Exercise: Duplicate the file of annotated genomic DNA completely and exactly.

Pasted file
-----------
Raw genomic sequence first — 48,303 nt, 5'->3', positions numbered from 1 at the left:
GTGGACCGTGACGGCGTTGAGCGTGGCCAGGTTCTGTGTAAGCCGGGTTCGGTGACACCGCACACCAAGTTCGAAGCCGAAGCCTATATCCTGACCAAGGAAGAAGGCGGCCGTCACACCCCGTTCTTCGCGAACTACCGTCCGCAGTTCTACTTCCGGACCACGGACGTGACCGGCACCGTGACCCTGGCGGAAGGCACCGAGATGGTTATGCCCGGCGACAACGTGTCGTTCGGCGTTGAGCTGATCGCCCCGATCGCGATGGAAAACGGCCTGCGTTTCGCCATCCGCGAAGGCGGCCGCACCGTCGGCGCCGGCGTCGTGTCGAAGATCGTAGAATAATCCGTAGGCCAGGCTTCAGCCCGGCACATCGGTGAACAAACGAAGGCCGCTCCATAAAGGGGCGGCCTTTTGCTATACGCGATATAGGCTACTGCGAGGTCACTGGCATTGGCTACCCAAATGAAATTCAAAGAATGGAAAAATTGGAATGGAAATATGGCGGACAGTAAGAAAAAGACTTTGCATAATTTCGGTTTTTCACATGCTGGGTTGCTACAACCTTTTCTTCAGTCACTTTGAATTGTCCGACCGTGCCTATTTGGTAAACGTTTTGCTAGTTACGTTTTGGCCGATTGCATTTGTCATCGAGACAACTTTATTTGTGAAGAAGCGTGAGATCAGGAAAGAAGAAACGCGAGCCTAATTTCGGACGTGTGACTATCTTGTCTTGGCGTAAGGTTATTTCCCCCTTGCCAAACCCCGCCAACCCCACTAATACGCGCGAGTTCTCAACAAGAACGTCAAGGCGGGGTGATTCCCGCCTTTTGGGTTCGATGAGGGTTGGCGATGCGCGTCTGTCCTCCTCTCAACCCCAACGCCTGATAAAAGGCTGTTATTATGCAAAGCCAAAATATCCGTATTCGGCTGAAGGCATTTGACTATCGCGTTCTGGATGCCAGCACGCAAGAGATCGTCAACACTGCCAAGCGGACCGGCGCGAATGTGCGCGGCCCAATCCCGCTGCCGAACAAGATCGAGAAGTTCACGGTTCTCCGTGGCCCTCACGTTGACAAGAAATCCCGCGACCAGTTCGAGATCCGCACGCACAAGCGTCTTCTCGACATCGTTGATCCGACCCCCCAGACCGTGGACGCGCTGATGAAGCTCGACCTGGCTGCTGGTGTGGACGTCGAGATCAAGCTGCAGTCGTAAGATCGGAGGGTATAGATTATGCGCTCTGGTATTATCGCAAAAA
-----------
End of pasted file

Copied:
Raw genomic sequence first — 48,303 nt, 5'->3', positions numbered from 1 at the left:
GTGGACCGTGACGGCGTTGAGCGTGGCCAGGTTCTGTGTAAGCCGGGTTCGGTGACACCGCACACCAAGTTCGAAGCCGAAGCCTATATCCTGACCAAGGAAGAAGGCGGCCGTCACACCCCGTTCTTCGCGAACTACCGTCCGCAGTTCTACTTCCGGACCACGGACGTGACCGGCACCGTGACCCTGGCGGAAGGCACCGAGATGGTTATGCCCGGCGACAACGTGTCGTTCGGCGTTGAGCTGATCGCCCCGATCGCGATGGAAAACGGCCTGCGTTTCGCCATCCGCGAAGGCGGCCGCACCGTCGGCGCCGGCGTCGTGTCGAAGATCGTAGAATAATCCGTAGGCCAGGCTTCAGCCCGGCACATCGGTGAACAAACGAAGGCCGCTCCATAAAGGGGCGGCCTTTTGCTATACGCGATATAGGCTACTGCGAGGTCACTGGCATTGGCTACCCAAATGAAATTCAAAGAATGGAAAAATTGGAATGGAAATATGGCGGACAGTAAGAAAAAGACTTTGCATAATTTCGGTTTTTCACATGCTGGGTTGCTACAACCTTTTCTTCAGTCACTTTGAATTGTCCGACCGTGCCTATTTGGTAAACGTTTTGCTAGTTACGTTTTGGCCGATTGCATTTGTCATCGAGACAACTTTATTTGTGAAGAAGCGTGAGATCAGGAAAGAAGAAACGCGAGCCTAATTTCGGACGTGTGACTATCTTGTCTTGGCGTAAGGTTATTTCCCCCTTGCCAAACCCCGCCAACCCCACTAATACGCGCGAGTTCTCAACAAGAACGTCAAGGCGGGGTGATTCCCGCCTTTTGGGTTCGATGAGGGTTGGCGATGCGCGTCTGTCCTCCTCTCAACCCCAACGCCTGATAAAAGGCTGTTATTATGCAAAGCCAAAATATCCGTATTCGGCTGAAGGCATTTGACTATCGCGTTCTGGATGCCAGCACGCAAGAGATCGTCAACACTGCCAAGCGGACCGGCGCGAATGTGCGCGGCCCAATCCCGCTGCCGAACAAGATCGAGAAGTTCACGGTTCTCCGTGGCCCTCACGTTGACAAGAAATCCCGCGACCAGTTCGAGATCCGCACGCACAAGCGTCTTCTCGACATCGTTGATCCGACCCCCCAGACCGTGGACGCGCTGATGAAGCTCGACCTGGCTGCTGGTGTGGACGTCGAGATCAAGCTGCAGTCGTAAGATCGGAGGGTATAGATTATGCGCTCTGGTATTATCGCAAAAA